Our View: Making connections and networking

The first and most important thing in college is getting an education. The second is making connections and networking (and no, Facebook doesn’t count). Students should be more aware of the significance of getting to know your peers, and more importantly, your professors. This applies to every college student.


The first and most important thing in college is getting an education. The second is making connections and networking (and no, Facebook doesn’t count). Students should be more aware of the significance of getting to know your peers, and more importantly, your professors. This applies to every college student.

Of course, meeting new people and making friends from a purely social standpoint is essential. A basic fundamental of life is being around people. It’s good for you. However, beyond your social life, there is another benefit to expanding your interpersonal horizons: networking.

By knowing more people, you essentially know more people who know more people. Consider the six degrees of separation, only on a smaller, more self-invested scale. Chances are if you know six academically and professionally successful people, they each know a minimum of one experienced, useful person. If you make a personal connection with an experienced, useful person, they have the potential to become useful to you.

Obviously, this is a rather straightforward approach to explaining the importance of networking, but for all intents and purposes, why sugarcoat? Students need to make sure that they branch out during their academic careers to increase the chances of securing a successful future, unequivocally.

More valuable than reaching out to your peers is reaching out to your professors and supervisors. Demonstrating a strong ambition to improve your skills and seek opportunities makes you stand out among other students and colleagues. Showing that you have a potential for a bright future makes important people in instrumental positions want to contribute to that future. If you secure a positive relationship with someone you admire professionally, that means you have someone to consult in matters of future endeavors, not to mention a source for a commendable recommendation letter.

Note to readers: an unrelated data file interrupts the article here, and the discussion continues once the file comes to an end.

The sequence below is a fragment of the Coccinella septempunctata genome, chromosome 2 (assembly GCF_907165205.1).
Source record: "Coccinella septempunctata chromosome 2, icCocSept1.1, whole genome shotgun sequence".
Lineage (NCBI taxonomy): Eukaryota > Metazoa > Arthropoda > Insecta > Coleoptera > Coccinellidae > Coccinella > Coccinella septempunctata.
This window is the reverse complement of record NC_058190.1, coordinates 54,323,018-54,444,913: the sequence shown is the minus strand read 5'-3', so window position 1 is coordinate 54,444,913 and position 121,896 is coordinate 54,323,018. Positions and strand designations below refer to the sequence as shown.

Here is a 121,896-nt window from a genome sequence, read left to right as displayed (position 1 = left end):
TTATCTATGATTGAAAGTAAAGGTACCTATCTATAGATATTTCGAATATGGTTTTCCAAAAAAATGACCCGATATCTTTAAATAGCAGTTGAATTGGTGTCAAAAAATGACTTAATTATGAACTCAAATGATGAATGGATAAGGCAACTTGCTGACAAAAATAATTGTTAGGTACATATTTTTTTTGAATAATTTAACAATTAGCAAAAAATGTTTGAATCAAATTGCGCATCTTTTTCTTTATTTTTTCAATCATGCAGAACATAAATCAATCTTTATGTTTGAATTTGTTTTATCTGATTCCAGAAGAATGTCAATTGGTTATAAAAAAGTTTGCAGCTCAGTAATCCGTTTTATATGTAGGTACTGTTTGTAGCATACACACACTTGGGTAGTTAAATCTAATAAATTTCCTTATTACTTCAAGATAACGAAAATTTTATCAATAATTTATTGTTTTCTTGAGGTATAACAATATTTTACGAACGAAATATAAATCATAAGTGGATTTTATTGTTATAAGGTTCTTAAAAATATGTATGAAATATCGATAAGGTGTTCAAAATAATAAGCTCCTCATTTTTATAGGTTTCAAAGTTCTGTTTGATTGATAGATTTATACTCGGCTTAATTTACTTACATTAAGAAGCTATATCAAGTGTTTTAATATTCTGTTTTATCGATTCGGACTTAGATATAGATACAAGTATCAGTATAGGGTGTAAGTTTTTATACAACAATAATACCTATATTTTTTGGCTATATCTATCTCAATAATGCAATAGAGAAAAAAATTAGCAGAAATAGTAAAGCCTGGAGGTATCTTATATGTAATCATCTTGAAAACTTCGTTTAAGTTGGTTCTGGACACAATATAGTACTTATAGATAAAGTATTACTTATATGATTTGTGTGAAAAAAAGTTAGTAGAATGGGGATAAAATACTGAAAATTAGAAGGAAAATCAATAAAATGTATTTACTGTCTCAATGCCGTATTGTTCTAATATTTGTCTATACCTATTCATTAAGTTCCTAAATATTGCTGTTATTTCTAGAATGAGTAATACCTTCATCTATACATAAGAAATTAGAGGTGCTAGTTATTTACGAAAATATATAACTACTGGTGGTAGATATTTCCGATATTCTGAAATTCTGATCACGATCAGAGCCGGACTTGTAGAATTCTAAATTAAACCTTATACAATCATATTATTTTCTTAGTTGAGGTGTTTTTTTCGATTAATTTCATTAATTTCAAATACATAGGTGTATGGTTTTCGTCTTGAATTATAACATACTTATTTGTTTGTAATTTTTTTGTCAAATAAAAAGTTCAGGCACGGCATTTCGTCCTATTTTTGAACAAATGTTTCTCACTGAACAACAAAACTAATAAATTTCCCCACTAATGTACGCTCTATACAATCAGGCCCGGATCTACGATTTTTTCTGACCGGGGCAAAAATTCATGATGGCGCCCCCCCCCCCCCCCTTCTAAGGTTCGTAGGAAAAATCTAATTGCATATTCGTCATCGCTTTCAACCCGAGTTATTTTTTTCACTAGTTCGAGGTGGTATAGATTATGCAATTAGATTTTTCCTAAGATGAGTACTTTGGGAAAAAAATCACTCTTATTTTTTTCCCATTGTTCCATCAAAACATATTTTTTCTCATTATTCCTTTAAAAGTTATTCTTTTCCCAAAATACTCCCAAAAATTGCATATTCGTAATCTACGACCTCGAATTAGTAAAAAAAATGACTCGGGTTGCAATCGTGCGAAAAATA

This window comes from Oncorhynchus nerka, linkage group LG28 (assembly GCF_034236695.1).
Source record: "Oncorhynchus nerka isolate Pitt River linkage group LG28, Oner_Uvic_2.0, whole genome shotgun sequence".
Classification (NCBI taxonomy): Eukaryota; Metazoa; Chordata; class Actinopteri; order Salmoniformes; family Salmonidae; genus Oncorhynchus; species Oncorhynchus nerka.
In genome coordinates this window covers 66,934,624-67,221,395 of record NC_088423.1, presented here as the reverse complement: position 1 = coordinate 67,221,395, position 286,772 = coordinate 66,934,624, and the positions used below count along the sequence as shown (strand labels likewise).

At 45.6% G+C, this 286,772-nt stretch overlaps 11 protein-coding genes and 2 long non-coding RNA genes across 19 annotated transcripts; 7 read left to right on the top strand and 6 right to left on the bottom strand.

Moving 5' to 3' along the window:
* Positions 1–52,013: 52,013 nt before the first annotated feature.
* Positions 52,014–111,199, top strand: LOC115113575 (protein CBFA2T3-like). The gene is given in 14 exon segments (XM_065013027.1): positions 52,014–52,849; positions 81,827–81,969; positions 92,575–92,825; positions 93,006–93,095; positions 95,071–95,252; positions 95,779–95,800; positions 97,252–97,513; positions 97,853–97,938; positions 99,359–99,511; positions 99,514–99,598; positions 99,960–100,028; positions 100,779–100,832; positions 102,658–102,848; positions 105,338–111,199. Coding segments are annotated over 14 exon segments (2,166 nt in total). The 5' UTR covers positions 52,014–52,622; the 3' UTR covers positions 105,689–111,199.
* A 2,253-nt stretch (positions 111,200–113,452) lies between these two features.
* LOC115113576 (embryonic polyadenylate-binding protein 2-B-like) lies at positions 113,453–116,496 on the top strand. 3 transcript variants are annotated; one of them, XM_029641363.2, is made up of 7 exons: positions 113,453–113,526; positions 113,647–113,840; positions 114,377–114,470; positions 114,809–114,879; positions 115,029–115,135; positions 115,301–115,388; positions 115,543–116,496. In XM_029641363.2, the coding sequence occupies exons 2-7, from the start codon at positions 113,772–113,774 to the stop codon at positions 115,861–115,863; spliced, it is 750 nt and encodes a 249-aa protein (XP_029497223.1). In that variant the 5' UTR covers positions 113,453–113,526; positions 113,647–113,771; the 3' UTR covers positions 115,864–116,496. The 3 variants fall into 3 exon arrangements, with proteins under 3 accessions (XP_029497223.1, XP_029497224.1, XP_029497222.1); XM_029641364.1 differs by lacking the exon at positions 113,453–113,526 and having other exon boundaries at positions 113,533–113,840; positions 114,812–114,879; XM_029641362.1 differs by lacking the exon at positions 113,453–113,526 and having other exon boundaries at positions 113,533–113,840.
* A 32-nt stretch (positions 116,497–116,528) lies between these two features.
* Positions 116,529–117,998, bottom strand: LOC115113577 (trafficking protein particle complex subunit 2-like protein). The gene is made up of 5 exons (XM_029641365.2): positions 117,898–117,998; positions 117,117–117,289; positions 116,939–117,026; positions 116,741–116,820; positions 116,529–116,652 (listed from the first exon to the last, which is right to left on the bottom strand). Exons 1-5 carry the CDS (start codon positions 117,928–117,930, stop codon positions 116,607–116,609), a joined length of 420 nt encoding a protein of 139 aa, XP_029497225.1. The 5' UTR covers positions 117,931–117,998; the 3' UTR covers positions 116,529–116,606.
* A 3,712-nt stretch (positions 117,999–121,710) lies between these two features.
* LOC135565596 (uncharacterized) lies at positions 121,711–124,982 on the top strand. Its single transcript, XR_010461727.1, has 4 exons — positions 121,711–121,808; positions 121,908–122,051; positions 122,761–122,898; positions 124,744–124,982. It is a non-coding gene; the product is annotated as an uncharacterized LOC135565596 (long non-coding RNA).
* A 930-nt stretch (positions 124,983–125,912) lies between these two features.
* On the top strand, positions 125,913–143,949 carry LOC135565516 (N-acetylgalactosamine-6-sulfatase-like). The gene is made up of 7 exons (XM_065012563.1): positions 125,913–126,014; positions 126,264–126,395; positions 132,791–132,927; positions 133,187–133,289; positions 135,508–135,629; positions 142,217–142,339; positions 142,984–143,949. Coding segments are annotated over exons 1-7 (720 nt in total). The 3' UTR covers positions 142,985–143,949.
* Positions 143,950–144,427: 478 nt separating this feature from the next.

Having good contacts extends even further than having good references. When you have reputable people to consult who can attest to your aptitude, you have more chances for further opportunities, including job offers.

For example, perhaps a faculty adviser of a student organization you actively participate in knows you are nearing graduation and, in turn, entry into the start of your career. That faculty adviser might know a senior vice president of a corporation who is looking to hire someone to a position for which you qualify. If you’ve made a constructive connection with the faculty adviser, there is a good chance they’ll mention your name to the senior vice president of the corporation. You will then have in front of you a path to success as a result of the professional networking process which will continue throughout your life. If you’re doing it right, it will also continue to benefit you.

If you haven’t already incorporated this skill into your repertoire of educational tools, now would be a good time to start. Getting to know people pays off.